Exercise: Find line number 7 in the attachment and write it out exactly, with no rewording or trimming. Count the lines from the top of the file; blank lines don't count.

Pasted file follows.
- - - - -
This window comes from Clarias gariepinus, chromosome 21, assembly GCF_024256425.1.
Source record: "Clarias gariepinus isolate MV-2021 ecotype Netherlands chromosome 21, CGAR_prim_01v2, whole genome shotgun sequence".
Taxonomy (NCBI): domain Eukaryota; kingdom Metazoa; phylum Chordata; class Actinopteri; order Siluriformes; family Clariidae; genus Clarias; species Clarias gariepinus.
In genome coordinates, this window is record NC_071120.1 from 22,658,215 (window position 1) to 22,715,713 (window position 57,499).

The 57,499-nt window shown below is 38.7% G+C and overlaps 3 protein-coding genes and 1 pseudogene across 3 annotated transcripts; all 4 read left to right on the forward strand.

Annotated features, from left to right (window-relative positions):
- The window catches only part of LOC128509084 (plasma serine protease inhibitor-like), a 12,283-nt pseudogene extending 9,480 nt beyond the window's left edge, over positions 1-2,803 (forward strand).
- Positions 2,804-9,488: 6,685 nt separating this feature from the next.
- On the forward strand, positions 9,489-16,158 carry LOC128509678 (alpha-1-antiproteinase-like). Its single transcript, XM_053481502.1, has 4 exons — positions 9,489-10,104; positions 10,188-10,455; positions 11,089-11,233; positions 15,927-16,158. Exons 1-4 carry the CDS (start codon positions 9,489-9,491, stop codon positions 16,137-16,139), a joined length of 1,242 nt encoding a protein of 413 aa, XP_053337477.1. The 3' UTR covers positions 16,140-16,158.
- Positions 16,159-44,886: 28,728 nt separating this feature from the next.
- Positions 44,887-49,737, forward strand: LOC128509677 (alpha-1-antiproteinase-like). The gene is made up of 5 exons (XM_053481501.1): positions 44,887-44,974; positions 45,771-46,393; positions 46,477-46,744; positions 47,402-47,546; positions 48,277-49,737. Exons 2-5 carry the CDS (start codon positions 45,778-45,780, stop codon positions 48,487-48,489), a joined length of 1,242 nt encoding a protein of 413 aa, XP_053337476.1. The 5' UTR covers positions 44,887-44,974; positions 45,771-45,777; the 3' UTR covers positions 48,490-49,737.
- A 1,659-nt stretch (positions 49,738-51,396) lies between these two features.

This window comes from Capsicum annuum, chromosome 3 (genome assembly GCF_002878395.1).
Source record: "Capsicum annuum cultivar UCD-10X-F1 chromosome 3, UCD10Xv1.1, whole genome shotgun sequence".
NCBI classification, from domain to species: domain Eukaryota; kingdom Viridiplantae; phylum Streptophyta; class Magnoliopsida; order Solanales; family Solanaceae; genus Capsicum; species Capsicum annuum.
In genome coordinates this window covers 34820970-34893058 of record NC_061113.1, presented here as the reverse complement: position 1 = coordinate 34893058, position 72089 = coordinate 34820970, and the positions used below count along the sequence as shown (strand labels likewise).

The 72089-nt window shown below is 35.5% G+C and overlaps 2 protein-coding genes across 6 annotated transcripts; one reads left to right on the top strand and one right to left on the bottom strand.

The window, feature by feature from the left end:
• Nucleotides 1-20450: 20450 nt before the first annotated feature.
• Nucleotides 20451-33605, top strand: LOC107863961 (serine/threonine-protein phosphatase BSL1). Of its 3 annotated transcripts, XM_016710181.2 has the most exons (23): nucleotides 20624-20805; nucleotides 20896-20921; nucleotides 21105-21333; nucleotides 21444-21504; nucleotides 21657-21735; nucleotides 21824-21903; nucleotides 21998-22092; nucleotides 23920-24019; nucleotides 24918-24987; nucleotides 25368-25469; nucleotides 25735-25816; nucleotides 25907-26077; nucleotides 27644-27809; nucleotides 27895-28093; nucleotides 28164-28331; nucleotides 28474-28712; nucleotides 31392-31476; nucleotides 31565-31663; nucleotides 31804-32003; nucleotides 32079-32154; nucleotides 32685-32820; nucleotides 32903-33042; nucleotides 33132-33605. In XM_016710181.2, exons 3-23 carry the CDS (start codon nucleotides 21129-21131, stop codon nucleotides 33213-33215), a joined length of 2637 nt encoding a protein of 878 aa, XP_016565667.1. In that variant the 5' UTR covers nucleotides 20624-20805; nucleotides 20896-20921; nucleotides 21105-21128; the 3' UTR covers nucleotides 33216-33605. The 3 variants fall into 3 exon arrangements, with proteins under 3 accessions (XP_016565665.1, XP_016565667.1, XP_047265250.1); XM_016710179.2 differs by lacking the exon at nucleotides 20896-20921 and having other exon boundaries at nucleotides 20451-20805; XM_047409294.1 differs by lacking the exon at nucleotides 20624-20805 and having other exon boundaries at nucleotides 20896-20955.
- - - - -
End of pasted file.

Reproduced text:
- The window catches only part of LOC128509084 (plasma serine protease inhibitor-like), a 12,283-nt pseudogene extending 9,480 nt beyond the window's left edge, over positions 1-2,803 (forward strand).